You might have heard of PCOS or PCOD or might be experiencing it yourself. However, chances are that you are not aware of the difference between PCOS and PCOD. If you know somebody who has PCOD, their excessive facial hair growth is the only sign which visibly shows their hormonal disturbances. But there is more to this common health issue!
Even though the terms differ, they are often used interchangeably. There is a lot of misinformation and myths around PCOS and PCOD. Before getting into details, let’s see how your ovary functions.
Understanding your ovary
The ovaries are oval-shaped and located on either side of your uterus. They perform two major reproductive functions in your body. First, they produce eggs for fertilisation. Second, they create the reproductive hormones—oestrogen and progesterone.
Both hormones are crucial for your menstrual cycle. Furthermore, they are essential for the lining of your womb for pregnancy and implantation of the fertilized egg. But what if you experience hormonal irregularities? Well! This is what PCOS or PCOD is all about.
PCOD vs PCOS
In a normal menstrual cycle, your ovaries will release a mature egg, ready to undergo fertilisation every month. However, if you have PCOD, your ovaries will release immature or partially mature eggs. It eventually develops into cysts. Because of cyst formation (small sacs filled with liquids), your ovary grows and swells.
Generally, your ovaries release only a small amount of male hormone androgen. But, with PCOD, they produce an excess of this male hormone. And this hormonal imbalance often shows up as PCOD symptoms like-
- Male pattern hair loss
- Abdominal weight gain
- Irregular periods
- Excessive facial and body hair (hirsutism)
- Darkening of the skin
- Infertility in severe cases
Likewise, if you have PCOS, it leads to excess production of androgen hormone. PCOS symptoms have a lot in common with PCOD. However, this is an endocrine issue, where the androgen hormone disrupts the development of eggs. As a result, the egg turns into large cysts. Unlike PCOD, these cysts will not be released and continue to grow in your ovaries.
PCOD and PCOS differences and their impact on pregnancy
Although the symptoms of PCOD and PCOS are similar, polycystic ovary syndrome is more serious. This condition is rare and affects only 2.5% of women. Often, women who experience PCOS do not ovulate on time. It increases the difficulty of becoming pregnant. And if you do get pregnant, there is a risk of complications during pregnancy.
Even more severe cases lead to anovulation—ovaries stop releasing eggs. Since no ovulation takes place, your uterine line builds up each month. As a result, it increases the risk of developing endometrial cancer. Polycystic ovarian syndrome enhances your chances of heart diseases, type 2 diabetes, and high blood pressure, too.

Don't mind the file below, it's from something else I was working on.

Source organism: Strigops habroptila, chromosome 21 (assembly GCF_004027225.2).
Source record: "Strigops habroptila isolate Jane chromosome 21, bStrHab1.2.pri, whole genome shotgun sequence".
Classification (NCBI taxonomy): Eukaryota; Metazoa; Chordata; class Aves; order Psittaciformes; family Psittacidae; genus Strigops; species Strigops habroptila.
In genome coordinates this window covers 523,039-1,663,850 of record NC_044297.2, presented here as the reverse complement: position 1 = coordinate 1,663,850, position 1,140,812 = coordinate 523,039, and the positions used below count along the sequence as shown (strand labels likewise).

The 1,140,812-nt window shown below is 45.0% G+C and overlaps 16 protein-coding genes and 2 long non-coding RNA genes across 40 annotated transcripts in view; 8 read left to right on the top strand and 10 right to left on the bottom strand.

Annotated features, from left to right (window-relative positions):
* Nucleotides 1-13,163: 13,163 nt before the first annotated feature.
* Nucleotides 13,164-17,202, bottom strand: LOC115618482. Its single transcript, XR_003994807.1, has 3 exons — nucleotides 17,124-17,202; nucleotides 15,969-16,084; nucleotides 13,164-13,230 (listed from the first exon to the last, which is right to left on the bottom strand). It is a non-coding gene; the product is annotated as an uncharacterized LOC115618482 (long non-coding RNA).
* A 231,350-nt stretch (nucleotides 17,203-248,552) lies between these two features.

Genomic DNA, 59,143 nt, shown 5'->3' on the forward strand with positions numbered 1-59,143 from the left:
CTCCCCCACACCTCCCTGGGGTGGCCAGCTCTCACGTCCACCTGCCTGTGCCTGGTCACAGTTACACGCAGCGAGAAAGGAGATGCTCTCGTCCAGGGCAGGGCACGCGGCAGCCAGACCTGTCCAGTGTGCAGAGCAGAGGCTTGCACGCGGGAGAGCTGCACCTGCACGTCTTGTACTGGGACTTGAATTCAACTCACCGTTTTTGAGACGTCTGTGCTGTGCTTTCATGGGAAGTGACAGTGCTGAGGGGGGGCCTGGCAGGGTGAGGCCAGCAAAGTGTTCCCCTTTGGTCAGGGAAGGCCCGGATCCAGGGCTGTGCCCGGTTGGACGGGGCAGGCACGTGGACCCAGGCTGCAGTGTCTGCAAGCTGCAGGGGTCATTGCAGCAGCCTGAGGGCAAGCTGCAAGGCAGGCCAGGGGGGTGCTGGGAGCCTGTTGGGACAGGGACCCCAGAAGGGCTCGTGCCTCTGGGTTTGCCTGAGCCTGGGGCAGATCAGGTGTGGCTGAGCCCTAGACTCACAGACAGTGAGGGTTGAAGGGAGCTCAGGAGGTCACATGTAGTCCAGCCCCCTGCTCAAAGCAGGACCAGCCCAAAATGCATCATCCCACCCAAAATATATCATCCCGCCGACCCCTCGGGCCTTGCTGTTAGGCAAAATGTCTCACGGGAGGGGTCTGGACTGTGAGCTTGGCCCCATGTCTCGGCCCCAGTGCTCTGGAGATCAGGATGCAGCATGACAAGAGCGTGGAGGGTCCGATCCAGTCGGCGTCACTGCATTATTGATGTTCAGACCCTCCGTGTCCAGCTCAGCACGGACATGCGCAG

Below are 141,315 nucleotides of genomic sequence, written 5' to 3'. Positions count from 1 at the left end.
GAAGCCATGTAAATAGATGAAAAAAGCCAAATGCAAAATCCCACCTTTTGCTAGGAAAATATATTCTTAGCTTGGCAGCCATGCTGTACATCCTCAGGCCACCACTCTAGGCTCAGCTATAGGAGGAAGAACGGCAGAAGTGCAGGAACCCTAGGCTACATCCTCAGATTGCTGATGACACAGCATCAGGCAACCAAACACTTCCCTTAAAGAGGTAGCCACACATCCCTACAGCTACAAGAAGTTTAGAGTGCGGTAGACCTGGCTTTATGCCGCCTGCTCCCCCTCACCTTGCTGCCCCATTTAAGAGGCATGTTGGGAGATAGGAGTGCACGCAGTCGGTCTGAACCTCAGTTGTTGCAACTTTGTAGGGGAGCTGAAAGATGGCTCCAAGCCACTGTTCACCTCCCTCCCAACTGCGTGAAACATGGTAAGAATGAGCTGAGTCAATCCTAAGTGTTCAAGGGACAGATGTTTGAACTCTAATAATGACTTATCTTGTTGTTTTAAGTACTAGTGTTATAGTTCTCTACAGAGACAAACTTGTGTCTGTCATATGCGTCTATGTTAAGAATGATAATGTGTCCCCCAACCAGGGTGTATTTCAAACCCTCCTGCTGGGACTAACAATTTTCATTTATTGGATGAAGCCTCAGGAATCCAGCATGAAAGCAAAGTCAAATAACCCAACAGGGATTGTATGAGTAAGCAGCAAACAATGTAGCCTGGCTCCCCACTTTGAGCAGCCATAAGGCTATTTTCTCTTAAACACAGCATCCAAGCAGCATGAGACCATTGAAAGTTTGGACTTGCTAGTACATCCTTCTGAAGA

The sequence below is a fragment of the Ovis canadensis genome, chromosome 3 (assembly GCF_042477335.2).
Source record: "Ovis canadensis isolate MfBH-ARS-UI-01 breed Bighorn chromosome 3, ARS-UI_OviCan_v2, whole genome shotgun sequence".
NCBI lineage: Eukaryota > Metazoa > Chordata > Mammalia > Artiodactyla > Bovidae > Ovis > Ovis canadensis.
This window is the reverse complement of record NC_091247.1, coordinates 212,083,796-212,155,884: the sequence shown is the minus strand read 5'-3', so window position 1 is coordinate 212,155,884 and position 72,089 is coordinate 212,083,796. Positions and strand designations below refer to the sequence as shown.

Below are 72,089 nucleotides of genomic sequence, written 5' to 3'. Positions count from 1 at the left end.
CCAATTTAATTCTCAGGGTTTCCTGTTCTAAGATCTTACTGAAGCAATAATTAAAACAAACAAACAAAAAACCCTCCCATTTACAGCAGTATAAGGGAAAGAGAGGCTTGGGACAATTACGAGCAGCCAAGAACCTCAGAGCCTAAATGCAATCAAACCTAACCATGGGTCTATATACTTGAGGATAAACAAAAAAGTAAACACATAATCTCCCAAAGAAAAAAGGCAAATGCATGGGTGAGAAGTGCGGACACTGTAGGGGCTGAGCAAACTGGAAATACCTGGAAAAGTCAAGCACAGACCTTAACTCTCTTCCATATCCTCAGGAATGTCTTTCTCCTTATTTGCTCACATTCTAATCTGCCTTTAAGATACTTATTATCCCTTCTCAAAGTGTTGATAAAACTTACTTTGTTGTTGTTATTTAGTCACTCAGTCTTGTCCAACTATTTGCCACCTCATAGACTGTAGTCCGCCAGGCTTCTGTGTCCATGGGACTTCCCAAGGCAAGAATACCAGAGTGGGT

Generally, you can manage PCOD symptoms with lifestyle changes. All you have to do is follow a healthy diet, exercise, and lose weight. It may not even require any further medical treatment. Unlike PCOS, you will not face any threatening implications with PCOD.
However, both these conditions have a similar side effect of infertility. PCOS seriously affects your infertility and conception is more difficult due to hormone irregularities. But if you have PCOD, a successful pregnancy is possible with only minimal medical help as ovulation takes place.
There is no obvious reason why some women get affected by PCOS. However, some likely causative factors could lead to PCOS. If your body produces excess insulin, this increases the production of androgen hormone. Ultimately, it affects your ovulation process, making it difficult for you to develop the eggs.
Similarly, your ovaries may fail to maintain the balance of hormones. It generates excess androgen production and other PCOS symptoms like facial hair growth.
Research shows that women with PCOS have low-grade inflammation. As a result, the polycystic ovaries overproduce androgens. It eventually gives rise to blood vessels or heart problems. Also, polycystic ovary syndrome correlates with genetics.
How do you know if you have PCOS or PCOD?
If you develop any unwanted hair growth on your body or experience irregular periods, consult a gynaecologist to understand your condition. Often, your doctor will ask about your diet, drinking habits, and medical history. Also, you can have a pelvic examination done to check for any development of an abnormal mass. Blood tests can help to determine your lipid profiles and hormone levels.
Apart from these, you may undergo an ultrasound imaging test to detect the size and presence of cysts on your ovaries.
Your doctors typically treat PCOS with external birth control pills, among others. These pills mimic the action of oestrogen and progesterone to stabilize your menstrual cycle. Other skin treatments are available for acne and hirsutism.
While an on-time diagnosis of PCOD and PCOS is necessary, monitor your health regularly. If left untreated, polycystic ovary syndrome can lead to severe complications. As a part of the treatment for PCOD, maintain a healthy diet and weight, which helps balance your hormones.
Moreover, losing weight reduces your cholesterol levels and the risk of heart disease. Plus, when you exercise, you improve your ovulation and insulin levels.
Treat your body well!
Understanding the difference between PCOS and PCOD is crucial to treating your condition. But, is there a cure for PCOS?
The bad news is that there is no complete cure yet for PCOS. But the good news is that the treatment for PCOS involves lifestyle modification, regular check-ups, and monitoring your hormone levels. Similarly, the symptoms of PCOD can manifest in different ways, but you can manage them as well.
Despite the misinformation that exists about PCOS and PCOD differences, you need to educate yourself about your ovary and treat your body with kindness!